Bourne's Real Life Identity

Fictional Jason Bourne is inspired by Ansel Bourne's real memory trauma.

ByABC News
January 8, 2009, 12:32 AM

August 3, 2007 — -- "On the 15th of March, about five in the morning, he heard an explosion like a gunshot, and woke to find himself in a strange bed in a town he did not recognize."

No, this is not the story of the fictional amnesiac Jason Bourne of "The Bourne Ultimatum," which opens this weekend.

It is the story of another Bourne: The real 19th century Ansel Bourne that most likely served as inspiration for the super spy's name.

According to "Zoar, or The Evidence for Psychical Research Concerning Survival" by William H. Salter, former president of the Society for Psychical Research, one day a man calling himself A.J. Brown arrived in Norristown, Pa., and opened a small shop.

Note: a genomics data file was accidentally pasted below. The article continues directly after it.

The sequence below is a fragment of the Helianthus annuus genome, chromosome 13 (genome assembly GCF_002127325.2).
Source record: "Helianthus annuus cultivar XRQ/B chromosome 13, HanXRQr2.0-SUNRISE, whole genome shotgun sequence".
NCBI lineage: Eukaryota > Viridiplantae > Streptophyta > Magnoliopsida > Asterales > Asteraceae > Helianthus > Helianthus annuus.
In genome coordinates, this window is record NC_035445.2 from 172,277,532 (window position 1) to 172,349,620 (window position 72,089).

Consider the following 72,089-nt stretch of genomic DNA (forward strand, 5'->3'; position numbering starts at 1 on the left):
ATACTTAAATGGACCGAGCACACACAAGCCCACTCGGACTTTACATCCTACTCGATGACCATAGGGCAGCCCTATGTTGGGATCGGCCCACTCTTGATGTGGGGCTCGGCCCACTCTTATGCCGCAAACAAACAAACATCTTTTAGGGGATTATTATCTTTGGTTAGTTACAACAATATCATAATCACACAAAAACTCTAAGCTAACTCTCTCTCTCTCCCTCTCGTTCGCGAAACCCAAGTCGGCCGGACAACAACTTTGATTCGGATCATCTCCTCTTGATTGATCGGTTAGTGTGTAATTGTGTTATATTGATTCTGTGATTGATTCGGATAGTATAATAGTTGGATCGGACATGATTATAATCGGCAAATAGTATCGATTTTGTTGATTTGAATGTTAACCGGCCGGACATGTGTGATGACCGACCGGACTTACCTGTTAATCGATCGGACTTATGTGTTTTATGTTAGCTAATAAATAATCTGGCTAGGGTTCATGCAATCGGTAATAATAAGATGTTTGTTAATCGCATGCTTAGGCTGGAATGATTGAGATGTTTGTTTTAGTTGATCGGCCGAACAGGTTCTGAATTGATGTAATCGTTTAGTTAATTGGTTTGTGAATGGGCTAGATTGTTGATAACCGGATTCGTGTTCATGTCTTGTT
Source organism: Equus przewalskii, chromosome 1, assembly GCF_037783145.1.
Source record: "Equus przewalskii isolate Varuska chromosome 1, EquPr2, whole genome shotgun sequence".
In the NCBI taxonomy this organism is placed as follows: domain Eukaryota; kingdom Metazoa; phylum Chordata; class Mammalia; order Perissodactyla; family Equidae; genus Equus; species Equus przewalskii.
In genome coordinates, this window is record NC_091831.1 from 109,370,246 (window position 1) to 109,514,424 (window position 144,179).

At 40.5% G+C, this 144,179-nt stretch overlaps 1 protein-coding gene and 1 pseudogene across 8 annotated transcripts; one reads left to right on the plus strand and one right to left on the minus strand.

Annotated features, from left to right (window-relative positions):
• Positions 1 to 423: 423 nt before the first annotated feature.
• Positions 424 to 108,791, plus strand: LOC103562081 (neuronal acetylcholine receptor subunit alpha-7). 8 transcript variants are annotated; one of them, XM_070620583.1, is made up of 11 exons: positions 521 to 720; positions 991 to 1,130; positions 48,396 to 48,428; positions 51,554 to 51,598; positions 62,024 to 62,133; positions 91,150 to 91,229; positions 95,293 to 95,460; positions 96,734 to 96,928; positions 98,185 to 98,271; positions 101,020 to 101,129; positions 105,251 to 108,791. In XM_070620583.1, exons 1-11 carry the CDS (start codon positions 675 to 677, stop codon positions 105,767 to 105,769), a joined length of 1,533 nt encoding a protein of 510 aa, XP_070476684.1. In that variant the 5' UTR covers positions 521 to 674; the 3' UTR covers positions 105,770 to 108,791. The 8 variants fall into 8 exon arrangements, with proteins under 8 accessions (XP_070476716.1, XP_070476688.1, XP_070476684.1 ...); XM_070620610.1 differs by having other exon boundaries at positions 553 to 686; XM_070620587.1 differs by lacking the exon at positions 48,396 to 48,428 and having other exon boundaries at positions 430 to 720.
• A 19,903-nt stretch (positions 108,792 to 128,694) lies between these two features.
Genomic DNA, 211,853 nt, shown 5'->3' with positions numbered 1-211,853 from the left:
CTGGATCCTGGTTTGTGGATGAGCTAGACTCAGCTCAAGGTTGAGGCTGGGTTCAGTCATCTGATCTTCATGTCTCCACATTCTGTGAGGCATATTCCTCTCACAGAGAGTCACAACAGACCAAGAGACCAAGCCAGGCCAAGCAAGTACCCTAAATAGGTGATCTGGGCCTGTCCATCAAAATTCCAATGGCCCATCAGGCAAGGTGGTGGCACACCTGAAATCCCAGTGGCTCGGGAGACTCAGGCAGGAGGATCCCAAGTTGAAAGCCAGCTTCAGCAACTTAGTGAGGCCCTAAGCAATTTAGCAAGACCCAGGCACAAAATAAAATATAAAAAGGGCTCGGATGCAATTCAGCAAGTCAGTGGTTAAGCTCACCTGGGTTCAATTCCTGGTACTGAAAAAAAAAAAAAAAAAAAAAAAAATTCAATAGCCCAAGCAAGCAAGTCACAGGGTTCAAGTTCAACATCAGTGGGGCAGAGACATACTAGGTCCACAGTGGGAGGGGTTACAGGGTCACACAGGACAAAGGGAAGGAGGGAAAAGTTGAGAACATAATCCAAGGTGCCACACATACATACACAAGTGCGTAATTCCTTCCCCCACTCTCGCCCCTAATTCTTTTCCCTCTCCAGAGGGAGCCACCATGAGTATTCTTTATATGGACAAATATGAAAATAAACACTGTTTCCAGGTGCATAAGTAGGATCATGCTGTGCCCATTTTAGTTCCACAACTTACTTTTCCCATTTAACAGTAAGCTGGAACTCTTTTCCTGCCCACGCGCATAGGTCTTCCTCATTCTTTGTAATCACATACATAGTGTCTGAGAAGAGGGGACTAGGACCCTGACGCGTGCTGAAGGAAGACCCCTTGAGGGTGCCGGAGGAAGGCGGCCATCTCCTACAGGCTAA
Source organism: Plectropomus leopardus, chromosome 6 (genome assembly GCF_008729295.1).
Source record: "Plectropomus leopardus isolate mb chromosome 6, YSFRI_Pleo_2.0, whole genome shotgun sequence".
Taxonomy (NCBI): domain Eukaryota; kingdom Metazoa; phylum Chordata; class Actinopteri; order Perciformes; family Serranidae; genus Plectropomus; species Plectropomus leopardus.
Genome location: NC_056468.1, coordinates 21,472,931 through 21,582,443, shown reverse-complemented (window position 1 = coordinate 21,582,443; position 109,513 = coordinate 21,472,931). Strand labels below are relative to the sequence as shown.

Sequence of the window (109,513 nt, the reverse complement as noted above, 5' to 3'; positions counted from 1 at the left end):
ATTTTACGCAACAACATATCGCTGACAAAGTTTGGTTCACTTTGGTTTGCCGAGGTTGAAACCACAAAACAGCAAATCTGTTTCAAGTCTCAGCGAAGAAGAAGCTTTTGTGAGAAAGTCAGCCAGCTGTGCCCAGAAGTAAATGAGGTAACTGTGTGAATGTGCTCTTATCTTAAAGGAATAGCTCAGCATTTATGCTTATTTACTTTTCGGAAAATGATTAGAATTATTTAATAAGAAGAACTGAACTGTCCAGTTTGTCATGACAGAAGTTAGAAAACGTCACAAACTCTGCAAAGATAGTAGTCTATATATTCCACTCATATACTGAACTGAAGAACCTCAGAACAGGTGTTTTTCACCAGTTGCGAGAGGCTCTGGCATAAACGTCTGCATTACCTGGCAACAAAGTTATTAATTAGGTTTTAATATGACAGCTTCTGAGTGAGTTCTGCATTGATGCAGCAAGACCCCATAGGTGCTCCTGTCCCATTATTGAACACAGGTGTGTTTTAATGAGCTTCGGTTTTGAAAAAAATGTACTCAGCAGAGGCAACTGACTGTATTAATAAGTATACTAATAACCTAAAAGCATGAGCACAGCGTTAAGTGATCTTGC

Nearly two months after his arrival on the morning of March 15, the man who had been calling himself Brown opened his eyes and had no idea where he was. Frantic, he ran to the neighbors and was astonished to learn he was in Pennsylvania.

Even more awestruck were the neighbors, who learned that the man's name was not Brown, but Ansel Bourne and that he was an evangelical preacher who lived in Rhode Island. Ansel couldn't remember anything after he set out to visit his sister's house two months before.

Ansel's "Bourne Identity"-like case was one of the first documented instances of a rare disorder known as dissociative fugue.

"[Dissociative fugue] is a state in which an individual has lost their identity," explained Daniel Schacter, a psychology professor at Harvard. "They don't know who they are, and they've lost all information about their past. They go on functioning automatically."

According to Elisabeth Moes, associate professor in the psychology department at Suffolk University, dissociative fugue can be brought on by traumatic events, "usually after a physical injury together with a lot of stress. At that point they can become amnesic."

Then the victim enters a "fugue state" in which he or she functions completely normally, even though there is no recollection of who he or she is.